There is, however, one non-professional book, or collection, rather, to which I return annually to re-read for pleasure. The Art of Eating contains MFK Fisher’s The Gastronomical Me, An Alphabet for Gourmets, How to Eat a Wolf and other texts. As a writer she benefited from a treasure trove of experience from which to draw: a young ladies’ finishing school, marriage and move to France, unhappy married life, love affairs, moving to Switzerland, and what seem to be millions of fabulous meals–there should really be a biopic! Her writing is lovely, whether she is on about food or love of the interstices of the two. The Gastronomical Me makes me feel at home. I think there is a bit of my grown-up self in that book and, happily, it is one to which I do not remind turning again and again.
One of my favorite scenes in The Wizard of Oz is when the Cowardly Lion, played by Bert Lahr, sings “If I Were King of the Forest.” The trilling, the r-rollin, the comic vibrato–they all make me very happy. And, as in every family, I am sure, around here we each have our fantasies of what life would be like if WE were king (not queen, not duke, not prince).
It turns out that the children’s stuffed animals and, natch, their puppets, also have these fantasies. I cannot explain how this transpired, but lately Hubert (Ingrid’s large rat puppet) and Kitty (Greta’s large, duh, cat puppet) have begun pronouncing themselves Kings of their respective bedroom kingdoms. Hubert, especially, is a bit bossy about this whole thing. At night time, when the girls get tucked in, the puppets make elaborate speeches about their kingdom and its (shiftless, suspicious, and sneaky) subjects and proclaim their divine right to (a) sleep in the bed, under the covers, next to the Big Girl, and (b) boss everyone else around while she is at school.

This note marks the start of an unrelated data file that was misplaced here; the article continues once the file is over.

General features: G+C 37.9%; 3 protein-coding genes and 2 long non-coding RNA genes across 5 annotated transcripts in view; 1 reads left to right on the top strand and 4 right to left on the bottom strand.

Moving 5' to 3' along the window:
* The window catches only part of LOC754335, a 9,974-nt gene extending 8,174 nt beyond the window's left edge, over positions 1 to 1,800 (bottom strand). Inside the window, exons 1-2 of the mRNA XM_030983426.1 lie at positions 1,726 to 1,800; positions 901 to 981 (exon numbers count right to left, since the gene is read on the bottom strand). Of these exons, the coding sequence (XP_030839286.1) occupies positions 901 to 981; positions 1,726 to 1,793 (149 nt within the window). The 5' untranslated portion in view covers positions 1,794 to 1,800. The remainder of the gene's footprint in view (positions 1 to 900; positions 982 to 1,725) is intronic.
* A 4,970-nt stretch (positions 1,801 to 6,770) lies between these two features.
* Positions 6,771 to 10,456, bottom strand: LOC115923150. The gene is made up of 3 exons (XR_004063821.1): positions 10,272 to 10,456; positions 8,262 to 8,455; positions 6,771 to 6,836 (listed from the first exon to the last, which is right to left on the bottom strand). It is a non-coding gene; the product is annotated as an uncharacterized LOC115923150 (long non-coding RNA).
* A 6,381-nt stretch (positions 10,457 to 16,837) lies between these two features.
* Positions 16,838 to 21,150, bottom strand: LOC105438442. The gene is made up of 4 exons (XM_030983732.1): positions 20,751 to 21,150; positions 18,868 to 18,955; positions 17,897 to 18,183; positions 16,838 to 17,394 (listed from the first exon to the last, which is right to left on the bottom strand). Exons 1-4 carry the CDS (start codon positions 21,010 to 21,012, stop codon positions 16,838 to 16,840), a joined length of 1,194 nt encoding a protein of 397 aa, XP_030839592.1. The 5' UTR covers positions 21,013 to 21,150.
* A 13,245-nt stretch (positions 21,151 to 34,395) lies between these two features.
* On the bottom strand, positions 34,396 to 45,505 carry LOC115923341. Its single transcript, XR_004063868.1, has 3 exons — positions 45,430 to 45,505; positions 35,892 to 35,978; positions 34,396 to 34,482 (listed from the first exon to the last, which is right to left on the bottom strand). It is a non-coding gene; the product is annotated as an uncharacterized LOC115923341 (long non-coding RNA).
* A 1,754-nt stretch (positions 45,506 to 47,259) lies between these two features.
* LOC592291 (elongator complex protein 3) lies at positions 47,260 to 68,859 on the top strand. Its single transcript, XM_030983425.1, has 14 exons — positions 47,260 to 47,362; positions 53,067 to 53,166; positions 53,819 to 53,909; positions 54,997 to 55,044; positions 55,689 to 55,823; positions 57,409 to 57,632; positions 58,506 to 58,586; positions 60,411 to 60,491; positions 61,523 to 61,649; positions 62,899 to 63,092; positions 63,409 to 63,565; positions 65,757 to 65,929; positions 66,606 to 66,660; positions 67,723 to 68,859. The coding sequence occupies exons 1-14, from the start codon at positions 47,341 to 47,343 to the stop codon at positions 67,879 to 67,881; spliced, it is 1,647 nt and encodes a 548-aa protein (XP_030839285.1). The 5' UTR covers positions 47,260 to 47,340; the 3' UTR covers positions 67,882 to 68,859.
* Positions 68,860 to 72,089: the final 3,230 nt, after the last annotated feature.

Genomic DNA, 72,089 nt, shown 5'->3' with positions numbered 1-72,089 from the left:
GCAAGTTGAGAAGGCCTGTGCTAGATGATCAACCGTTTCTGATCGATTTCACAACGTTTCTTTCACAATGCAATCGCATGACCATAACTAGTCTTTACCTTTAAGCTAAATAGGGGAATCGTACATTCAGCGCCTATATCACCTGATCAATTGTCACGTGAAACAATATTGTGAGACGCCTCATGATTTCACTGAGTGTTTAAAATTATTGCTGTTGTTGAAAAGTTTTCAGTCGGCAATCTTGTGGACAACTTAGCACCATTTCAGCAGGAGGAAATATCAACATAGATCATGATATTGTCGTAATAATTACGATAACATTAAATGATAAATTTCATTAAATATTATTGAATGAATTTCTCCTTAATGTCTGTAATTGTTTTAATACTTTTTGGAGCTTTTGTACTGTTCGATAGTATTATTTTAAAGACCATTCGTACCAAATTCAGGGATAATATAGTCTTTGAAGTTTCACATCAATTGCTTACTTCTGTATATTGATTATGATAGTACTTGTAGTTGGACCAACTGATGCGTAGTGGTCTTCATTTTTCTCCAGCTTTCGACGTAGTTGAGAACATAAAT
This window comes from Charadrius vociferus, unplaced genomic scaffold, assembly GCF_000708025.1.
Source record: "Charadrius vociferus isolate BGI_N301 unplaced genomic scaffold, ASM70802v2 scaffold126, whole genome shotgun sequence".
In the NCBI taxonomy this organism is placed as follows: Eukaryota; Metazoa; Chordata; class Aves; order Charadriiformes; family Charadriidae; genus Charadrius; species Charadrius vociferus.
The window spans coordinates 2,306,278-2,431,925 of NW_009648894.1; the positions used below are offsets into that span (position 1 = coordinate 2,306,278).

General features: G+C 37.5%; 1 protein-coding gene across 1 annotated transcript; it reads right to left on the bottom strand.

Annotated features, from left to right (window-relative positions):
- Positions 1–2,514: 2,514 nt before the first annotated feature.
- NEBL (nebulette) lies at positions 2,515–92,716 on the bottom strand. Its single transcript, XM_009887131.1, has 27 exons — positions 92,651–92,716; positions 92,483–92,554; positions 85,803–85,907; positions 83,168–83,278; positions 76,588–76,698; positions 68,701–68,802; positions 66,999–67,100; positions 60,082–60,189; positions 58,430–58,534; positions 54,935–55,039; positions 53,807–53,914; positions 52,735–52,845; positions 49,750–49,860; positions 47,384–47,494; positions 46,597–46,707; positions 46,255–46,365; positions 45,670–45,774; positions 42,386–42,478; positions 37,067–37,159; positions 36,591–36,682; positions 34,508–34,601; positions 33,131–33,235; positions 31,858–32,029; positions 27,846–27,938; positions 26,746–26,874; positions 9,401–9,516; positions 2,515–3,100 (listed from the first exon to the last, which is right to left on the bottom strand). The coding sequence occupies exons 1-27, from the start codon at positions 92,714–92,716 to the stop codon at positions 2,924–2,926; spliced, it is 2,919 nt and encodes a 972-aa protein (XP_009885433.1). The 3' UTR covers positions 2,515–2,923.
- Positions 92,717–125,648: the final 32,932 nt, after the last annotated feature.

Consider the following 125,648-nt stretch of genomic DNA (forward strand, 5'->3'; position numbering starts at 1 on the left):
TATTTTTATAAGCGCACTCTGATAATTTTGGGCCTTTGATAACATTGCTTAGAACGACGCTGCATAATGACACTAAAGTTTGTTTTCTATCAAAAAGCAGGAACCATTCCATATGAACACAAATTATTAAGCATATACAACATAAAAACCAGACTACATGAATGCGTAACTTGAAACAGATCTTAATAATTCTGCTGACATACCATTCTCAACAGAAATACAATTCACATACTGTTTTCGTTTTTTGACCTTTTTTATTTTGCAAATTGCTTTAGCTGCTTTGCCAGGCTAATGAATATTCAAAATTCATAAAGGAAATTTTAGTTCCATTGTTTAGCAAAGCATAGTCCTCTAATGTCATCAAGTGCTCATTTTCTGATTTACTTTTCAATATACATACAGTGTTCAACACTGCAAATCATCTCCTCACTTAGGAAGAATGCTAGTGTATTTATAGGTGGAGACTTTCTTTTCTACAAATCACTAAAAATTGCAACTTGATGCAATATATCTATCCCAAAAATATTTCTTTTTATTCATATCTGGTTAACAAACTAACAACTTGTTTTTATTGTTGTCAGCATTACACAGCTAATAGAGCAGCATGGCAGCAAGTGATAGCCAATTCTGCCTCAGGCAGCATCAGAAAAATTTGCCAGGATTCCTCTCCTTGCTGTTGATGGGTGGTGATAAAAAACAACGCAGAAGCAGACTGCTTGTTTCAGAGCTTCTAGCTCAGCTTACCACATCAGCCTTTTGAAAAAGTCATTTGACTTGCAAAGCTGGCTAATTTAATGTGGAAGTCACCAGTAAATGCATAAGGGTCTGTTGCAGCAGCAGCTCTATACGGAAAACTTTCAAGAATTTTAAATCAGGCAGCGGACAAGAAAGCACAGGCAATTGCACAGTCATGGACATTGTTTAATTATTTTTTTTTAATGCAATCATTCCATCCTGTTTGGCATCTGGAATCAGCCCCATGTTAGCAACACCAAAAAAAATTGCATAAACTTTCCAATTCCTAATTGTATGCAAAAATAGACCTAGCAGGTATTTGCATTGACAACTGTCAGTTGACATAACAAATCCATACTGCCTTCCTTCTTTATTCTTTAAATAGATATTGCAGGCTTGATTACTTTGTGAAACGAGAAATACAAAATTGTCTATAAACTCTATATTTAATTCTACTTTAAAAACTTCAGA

Just two nights ago Hubert and Kitty began demanding Oaths of Fealty from the other stuffed animals in the room. So far, it appears that mice are total sycophants and that, if you want a rebellion, you should stick with the dogs.
How on EARTH did I get into this?
Last night, Ingrid had soccer (go, Koalas!) at “the rez.” Newbie that I am, I was terribly confused the first few times I heard speak of “the rez” in Hamilton because, well, that is a rather disrespectful, throwaway term for “American Indian Reservation.” Turns out, here it refers to a lovely flat green space on the escarpment in my neighborhood and is short for “the reservoir.” Which I assume is underneath the green space. Then again, what I don’t know about life in Hamilton, Ontario is pretty legion still and I could well be terribly wrong.
Greta and I walked her up the hill. Although it threatened rain, it was a glorious evening and the light had that quality that just screamed “summer break,” and it felt good to be outside, watching the kids spazz out in the grass. Greta, not on a team, (no I in team, baby, no me either!) ran up the hill on the other side of “the rez” to romp and play and gossip with her friends. She promised to walk her sister home, so I walked home alone to have an uninterrupted adult conversation with my spouse (I know, shocking!).